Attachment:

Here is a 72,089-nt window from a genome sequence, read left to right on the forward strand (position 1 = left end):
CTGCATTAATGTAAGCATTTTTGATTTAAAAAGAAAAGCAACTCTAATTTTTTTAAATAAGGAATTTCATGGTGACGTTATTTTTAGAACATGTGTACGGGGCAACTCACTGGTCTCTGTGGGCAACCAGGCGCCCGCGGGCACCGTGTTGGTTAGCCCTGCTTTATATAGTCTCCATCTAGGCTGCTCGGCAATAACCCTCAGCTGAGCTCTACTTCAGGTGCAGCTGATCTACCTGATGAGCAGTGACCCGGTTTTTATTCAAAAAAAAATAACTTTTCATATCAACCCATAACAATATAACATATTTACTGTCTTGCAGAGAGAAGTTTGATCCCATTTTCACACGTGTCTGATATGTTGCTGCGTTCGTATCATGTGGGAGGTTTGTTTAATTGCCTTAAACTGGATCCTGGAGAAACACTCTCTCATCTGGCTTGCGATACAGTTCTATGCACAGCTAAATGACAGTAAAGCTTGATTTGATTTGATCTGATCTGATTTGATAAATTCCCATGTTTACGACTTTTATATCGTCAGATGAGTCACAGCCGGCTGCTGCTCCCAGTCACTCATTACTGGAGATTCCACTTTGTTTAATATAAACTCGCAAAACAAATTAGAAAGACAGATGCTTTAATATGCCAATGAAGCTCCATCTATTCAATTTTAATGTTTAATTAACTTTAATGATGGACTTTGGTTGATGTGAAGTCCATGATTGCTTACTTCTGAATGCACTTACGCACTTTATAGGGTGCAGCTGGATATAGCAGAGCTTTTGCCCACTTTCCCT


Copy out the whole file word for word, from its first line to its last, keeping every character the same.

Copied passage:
Here is a 72,089-nt window from a genome sequence, read left to right on the forward strand (position 1 = left end):
CTGCATTAATGTAAGCATTTTTGATTTAAAAAGAAAAGCAACTCTAATTTTTTTAAATAAGGAATTTCATGGTGACGTTATTTTTAGAACATGTGTACGGGGCAACTCACTGGTCTCTGTGGGCAACCAGGCGCCCGCGGGCACCGTGTTGGTTAGCCCTGCTTTATATAGTCTCCATCTAGGCTGCTCGGCAATAACCCTCAGCTGAGCTCTACTTCAGGTGCAGCTGATCTACCTGATGAGCAGTGACCCGGTTTTTATTCAAAAAAAAATAACTTTTCATATCAACCCATAACAATATAACATATTTACTGTCTTGCAGAGAGAAGTTTGATCCCATTTTCACACGTGTCTGATATGTTGCTGCGTTCGTATCATGTGGGAGGTTTGTTTAATTGCCTTAAACTGGATCCTGGAGAAACACTCTCTCATCTGGCTTGCGATACAGTTCTATGCACAGCTAAATGACAGTAAAGCTTGATTTGATTTGATCTGATCTGATTTGATAAATTCCCATGTTTACGACTTTTATATCGTCAGATGAGTCACAGCCGGCTGCTGCTCCCAGTCACTCATTACTGGAGATTCCACTTTGTTTAATATAAACTCGCAAAACAAATTAGAAAGACAGATGCTTTAATATGCCAATGAAGCTCCATCTATTCAATTTTAATGTTTAATTAACTTTAATGATGGACTTTGGTTGATGTGAAGTCCATGATTGCTTACTTCTGAATGCACTTACGCACTTTATAGGGTGCAGCTGGATATAGCAGAGCTTTTGCCCACTTTCCCT